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Canadian softwood lumber is pictured at the Port of Vancouver Lynnterm terminal in North Vancouver. The U.S. and Canada will end up agreeing to an even worse deal than the 2006 softwood agreement. (Ben Nelms For The Globe and Mail)
Canadian softwood lumber is pictured at the Port of Vancouver Lynnterm terminal in North Vancouver. The U.S. and Canada will end up agreeing to an even worse deal than the 2006 softwood agreement. (Ben Nelms For The Globe and Mail)

KONRAD YAKABUSKI

Trudeau will regret not nailing down softwood deal before Trump era Add to ...

The Justin Trudeau-Barack Obama mutual admiration society is winding down with no end to the Canada-U.S. softwood lumber dispute in sight, proof that even the best of buds can sometimes only agree to disagree.

Canada’s rookie Prime Minister and the more seasoned U.S. President promised, at their first meeting last March, to move mountains to reach an agreement in principle for replacing the expired bilateral softwood lumber agreement within 100 days.

All the two leaders could come up with by June’s deadline, however, was a joint statement vowing to continue talking in order to reach a deal “designed to maintain Canadian [softwood] exports at or below an agreed U.S. market share.”

Related: U.S. lobby group seeks investigation into Canadian softwood lumber

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Read more: Future of Canada’s softwood lumber industry tied to Trump’s agenda

As the weeks turned into months, it became increasingly clear there would be no deal before the October expiry of a one-year standstill agreement preventing the U.S. industry from seeking antidumping duties on Canadian lumber. The outcome of this month’s U.S. presidential election has now left the Canadian industry facing much grimmer prospects and years of trade litigation.

Did Mr. Trudeau squander an opportunity to do a deal while he had a friendlier interlocutor in the White House?

“Obviously, I’m going to miss having Barack around to work the Canadian relationship with,” Mr. Trudeau offered when the two leaders met last weekend at an Asia-Pacific summit in Peru.

Commenting on the failure to reach a softwood agreement before Mr. Obama leaves office, the Prime Minister added: “The American lumber industry has a large say in how this is going to unfold. Indeed, they have a veto over what the [U.S.] administration might propose.”

This represents a dramatic shift in tone on Mr. Trudeau’s part. Was he overly optimistic in March, or just unforthcoming?

“The reality is the U.S. industry is not where we need them to be,” offered Alex Lawrence, a spokesman for International Trade Minister Chrystia Freeland. “The protectionist climate in the United States does complicate any trade negotiation, including this one.”

Regardless, the switch has now been flicked for a repeat of the cycle that has consistently left Canadian lumber producers holding the short end of the stick.

Ms. Freeland's office says that on Friday the U.S. lumber industry will claim injury by “unfairly subsidized” Canadian imports; the U.S. Commerce Department will slap interim duties of as much as 25 per cent on Canadian lumber; trade lawyers in both countries will pocket millions in fees representing both sides before bilateral and world trade panels; the latter will decide, years from now, in Canada’s favour.

In the end, the U.S. and Canada will agree to an even worse deal than the 2006 softwood agreement, under which Western Canadian lumber producers faced an export tax of up to 15 per cent, depending on market prices, while Central Canadian producers opted for quotas and a smaller export tax. Under the 2006 deal, no quotas or taxes applied when lumber prices exceeded $355 (U.S.) per thousand board feet.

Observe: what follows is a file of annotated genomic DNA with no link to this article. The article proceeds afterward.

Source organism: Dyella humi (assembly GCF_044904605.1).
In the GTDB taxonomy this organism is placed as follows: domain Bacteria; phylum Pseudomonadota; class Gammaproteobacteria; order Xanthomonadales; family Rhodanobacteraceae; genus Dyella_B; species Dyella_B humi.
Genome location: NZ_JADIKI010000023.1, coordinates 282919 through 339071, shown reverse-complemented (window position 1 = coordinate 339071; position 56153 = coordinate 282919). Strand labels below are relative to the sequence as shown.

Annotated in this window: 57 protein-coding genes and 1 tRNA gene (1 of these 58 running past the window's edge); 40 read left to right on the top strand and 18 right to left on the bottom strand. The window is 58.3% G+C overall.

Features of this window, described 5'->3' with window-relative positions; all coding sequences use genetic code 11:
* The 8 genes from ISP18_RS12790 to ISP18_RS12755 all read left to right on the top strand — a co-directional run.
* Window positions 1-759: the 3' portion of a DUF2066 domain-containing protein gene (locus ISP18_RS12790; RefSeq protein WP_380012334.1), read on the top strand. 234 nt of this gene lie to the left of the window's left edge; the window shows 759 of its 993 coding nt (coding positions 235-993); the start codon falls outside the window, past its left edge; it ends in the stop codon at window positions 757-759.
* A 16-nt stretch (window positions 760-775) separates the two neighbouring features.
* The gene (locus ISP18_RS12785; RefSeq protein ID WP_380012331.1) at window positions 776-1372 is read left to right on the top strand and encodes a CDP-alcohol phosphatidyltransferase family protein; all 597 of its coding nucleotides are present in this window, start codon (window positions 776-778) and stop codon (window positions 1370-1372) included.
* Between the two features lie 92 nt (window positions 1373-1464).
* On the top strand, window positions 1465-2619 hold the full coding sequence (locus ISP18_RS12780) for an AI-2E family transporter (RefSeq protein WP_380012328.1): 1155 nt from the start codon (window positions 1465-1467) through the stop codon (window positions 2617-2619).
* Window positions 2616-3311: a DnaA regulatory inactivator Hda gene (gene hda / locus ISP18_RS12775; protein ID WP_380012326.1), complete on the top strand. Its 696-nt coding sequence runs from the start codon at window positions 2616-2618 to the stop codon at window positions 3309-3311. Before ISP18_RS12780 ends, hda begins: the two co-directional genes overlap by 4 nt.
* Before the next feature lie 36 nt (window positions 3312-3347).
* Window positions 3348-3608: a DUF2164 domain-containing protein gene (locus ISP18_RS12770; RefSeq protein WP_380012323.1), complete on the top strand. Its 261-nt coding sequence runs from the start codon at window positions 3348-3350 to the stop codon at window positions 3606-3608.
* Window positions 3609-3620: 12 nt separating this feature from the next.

Forest economists Rajan Parajuli and Daowei Zhang recently examined the impact of the 2006 deal and concluded that the biggest losers were U.S. consumers, to the tune of about $6-billion in 2015 dollars. U.S. producers, on the other hand, gained $4.25-billion from the deal. Canadian producers, meanwhile, lost about $2.4-billion (Canadian).

While that hardly sounds like a fair shake for Canadian producers – especially since Quebec, Ontario and British Columbia now use market-based competitive auctions to set stumpage fees – an extension of the 2006 deal might be the best Canada could hope for. A more protectionist U.S. administration is about to take office with softwood clearly in its sights, while two dozen U.S. senators representing Southern, Midwest and Pacific Northwest states are pushing for hard quotas on all Canadian lumber that would reduce Canada’s share of the U.S. market even further.

On top of that, the U.S. lumber lobby is opposed to renewing the terms of the 2006 agreement, as Prof. Parajuli and Prof. Zhang note, because “doing so will impact its ability to do fund-raising, some lumber producers fear that lumber prices will rise to and stay above $355 per mbf when the housing market recovers in the U.S., and [because the lumber lobby has] garnered support from some U.S. forest landowners who simply want higher [Canadian] stumpage prices irrespective of the merit in the lumber case.”

There is no disputing which Canadian producers will suffer most from the absence of a softwood deal. While B.C. supplies more lumber to the U.S. than any other province, the opening up of new markets in Asia means B.C. producers now rely on the U.S. market for only 50 per cent of their exports. B.C. producers have also invested in U.S. lumber mills to hedge their bets.

Quebec producers, which account for a quarter of Canada’s lumber exports, are both more financially fragile and dependent on the U.S. market than their B.C. counterparts as more than 90 per cent of Quebec’s lumber exports head south.

Mr. Trudeau is not the only one who risks missing Mr. Obama.

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